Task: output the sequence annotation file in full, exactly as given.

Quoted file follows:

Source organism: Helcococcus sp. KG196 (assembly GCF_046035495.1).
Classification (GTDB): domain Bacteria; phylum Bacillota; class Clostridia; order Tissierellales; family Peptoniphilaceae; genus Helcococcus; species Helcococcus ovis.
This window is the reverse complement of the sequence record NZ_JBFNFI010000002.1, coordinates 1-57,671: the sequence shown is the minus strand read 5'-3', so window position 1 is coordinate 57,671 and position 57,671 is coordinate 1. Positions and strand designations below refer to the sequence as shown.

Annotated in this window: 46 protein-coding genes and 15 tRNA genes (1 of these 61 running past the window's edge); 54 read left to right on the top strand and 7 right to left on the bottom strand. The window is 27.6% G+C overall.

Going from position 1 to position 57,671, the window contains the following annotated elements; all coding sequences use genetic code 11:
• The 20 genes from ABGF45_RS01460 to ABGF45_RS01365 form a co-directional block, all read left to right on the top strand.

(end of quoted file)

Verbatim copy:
Source organism: Helcococcus sp. KG196 (assembly GCF_046035495.1).
Classification (GTDB): domain Bacteria; phylum Bacillota; class Clostridia; order Tissierellales; family Peptoniphilaceae; genus Helcococcus; species Helcococcus ovis.
This window is the reverse complement of the sequence record NZ_JBFNFI010000002.1, coordinates 1-57,671: the sequence shown is the minus strand read 5'-3', so window position 1 is coordinate 57,671 and position 57,671 is coordinate 1. Positions and strand designations below refer to the sequence as shown.

Annotated in this window: 46 protein-coding genes and 15 tRNA genes (1 of these 61 running past the window's edge); 54 read left to right on the top strand and 7 right to left on the bottom strand. The window is 27.6% G+C overall.

Going from position 1 to position 57,671, the window contains the following annotated elements; all coding sequences use genetic code 11:
• The 20 genes from ABGF45_RS01460 to ABGF45_RS01365 form a co-directional block, all read left to right on the top strand.